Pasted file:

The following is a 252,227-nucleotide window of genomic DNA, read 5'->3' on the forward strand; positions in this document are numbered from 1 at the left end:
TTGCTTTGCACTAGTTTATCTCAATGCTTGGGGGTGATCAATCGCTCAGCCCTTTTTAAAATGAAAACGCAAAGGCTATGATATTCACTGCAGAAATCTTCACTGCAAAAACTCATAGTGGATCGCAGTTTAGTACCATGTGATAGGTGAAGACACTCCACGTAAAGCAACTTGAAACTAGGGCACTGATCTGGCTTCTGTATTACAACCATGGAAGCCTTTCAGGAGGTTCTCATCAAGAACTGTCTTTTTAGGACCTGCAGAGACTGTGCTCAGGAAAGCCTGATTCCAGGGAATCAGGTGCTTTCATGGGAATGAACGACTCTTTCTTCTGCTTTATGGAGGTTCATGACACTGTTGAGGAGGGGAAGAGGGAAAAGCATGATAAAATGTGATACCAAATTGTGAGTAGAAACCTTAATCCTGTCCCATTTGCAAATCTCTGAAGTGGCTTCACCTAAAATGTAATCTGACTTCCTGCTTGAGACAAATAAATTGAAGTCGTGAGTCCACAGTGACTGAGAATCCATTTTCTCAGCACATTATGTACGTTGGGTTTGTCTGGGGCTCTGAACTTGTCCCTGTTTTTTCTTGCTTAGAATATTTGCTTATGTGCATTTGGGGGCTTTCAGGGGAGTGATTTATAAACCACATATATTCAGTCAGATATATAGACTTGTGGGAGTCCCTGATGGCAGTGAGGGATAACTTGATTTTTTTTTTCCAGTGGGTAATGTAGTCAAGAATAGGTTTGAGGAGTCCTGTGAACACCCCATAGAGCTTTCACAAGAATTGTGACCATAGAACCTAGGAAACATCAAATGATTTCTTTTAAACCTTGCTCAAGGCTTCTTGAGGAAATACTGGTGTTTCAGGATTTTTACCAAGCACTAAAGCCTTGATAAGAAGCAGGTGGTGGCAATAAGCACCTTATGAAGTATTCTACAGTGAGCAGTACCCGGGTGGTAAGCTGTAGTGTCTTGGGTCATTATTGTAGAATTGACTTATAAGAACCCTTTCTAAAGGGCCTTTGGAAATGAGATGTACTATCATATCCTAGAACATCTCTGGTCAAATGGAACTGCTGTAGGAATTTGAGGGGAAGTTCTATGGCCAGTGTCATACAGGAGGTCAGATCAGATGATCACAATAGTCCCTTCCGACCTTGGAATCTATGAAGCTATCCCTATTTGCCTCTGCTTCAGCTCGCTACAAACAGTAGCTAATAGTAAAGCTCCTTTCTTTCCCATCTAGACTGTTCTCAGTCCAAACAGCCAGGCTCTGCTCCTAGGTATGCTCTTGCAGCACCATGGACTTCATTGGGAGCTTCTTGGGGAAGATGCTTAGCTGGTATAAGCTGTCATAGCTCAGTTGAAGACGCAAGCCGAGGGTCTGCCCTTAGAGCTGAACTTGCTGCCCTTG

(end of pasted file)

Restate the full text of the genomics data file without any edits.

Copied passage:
The following is a 252,227-nucleotide window of genomic DNA, read 5'->3' on the forward strand; positions in this document are numbered from 1 at the left end:
TTGCTTTGCACTAGTTTATCTCAATGCTTGGGGGTGATCAATCGCTCAGCCCTTTTTAAAATGAAAACGCAAAGGCTATGATATTCACTGCAGAAATCTTCACTGCAAAAACTCATAGTGGATCGCAGTTTAGTACCATGTGATAGGTGAAGACACTCCACGTAAAGCAACTTGAAACTAGGGCACTGATCTGGCTTCTGTATTACAACCATGGAAGCCTTTCAGGAGGTTCTCATCAAGAACTGTCTTTTTAGGACCTGCAGAGACTGTGCTCAGGAAAGCCTGATTCCAGGGAATCAGGTGCTTTCATGGGAATGAACGACTCTTTCTTCTGCTTTATGGAGGTTCATGACACTGTTGAGGAGGGGAAGAGGGAAAAGCATGATAAAATGTGATACCAAATTGTGAGTAGAAACCTTAATCCTGTCCCATTTGCAAATCTCTGAAGTGGCTTCACCTAAAATGTAATCTGACTTCCTGCTTGAGACAAATAAATTGAAGTCGTGAGTCCACAGTGACTGAGAATCCATTTTCTCAGCACATTATGTACGTTGGGTTTGTCTGGGGCTCTGAACTTGTCCCTGTTTTTTCTTGCTTAGAATATTTGCTTATGTGCATTTGGGGGCTTTCAGGGGAGTGATTTATAAACCACATATATTCAGTCAGATATATAGACTTGTGGGAGTCCCTGATGGCAGTGAGGGATAACTTGATTTTTTTTTTCCAGTGGGTAATGTAGTCAAGAATAGGTTTGAGGAGTCCTGTGAACACCCCATAGAGCTTTCACAAGAATTGTGACCATAGAACCTAGGAAACATCAAATGATTTCTTTTAAACCTTGCTCAAGGCTTCTTGAGGAAATACTGGTGTTTCAGGATTTTTACCAAGCACTAAAGCCTTGATAAGAAGCAGGTGGTGGCAATAAGCACCTTATGAAGTATTCTACAGTGAGCAGTACCCGGGTGGTAAGCTGTAGTGTCTTGGGTCATTATTGTAGAATTGACTTATAAGAACCCTTTCTAAAGGGCCTTTGGAAATGAGATGTACTATCATATCCTAGAACATCTCTGGTCAAATGGAACTGCTGTAGGAATTTGAGGGGAAGTTCTATGGCCAGTGTCATACAGGAGGTCAGATCAGATGATCACAATAGTCCCTTCCGACCTTGGAATCTATGAAGCTATCCCTATTTGCCTCTGCTTCAGCTCGCTACAAACAGTAGCTAATAGTAAAGCTCCTTTCTTTCCCATCTAGACTGTTCTCAGTCCAAACAGCCAGGCTCTGCTCCTAGGTATGCTCTTGCAGCACCATGGACTTCATTGGGAGCTTCTTGGGGAAGATGCTTAGCTGGTATAAGCTGTCATAGCTCAGTTGAAGACGCAAGCCGAGGGTCTGCCCTTAGAGCTGAACTTGCTGCCCTTG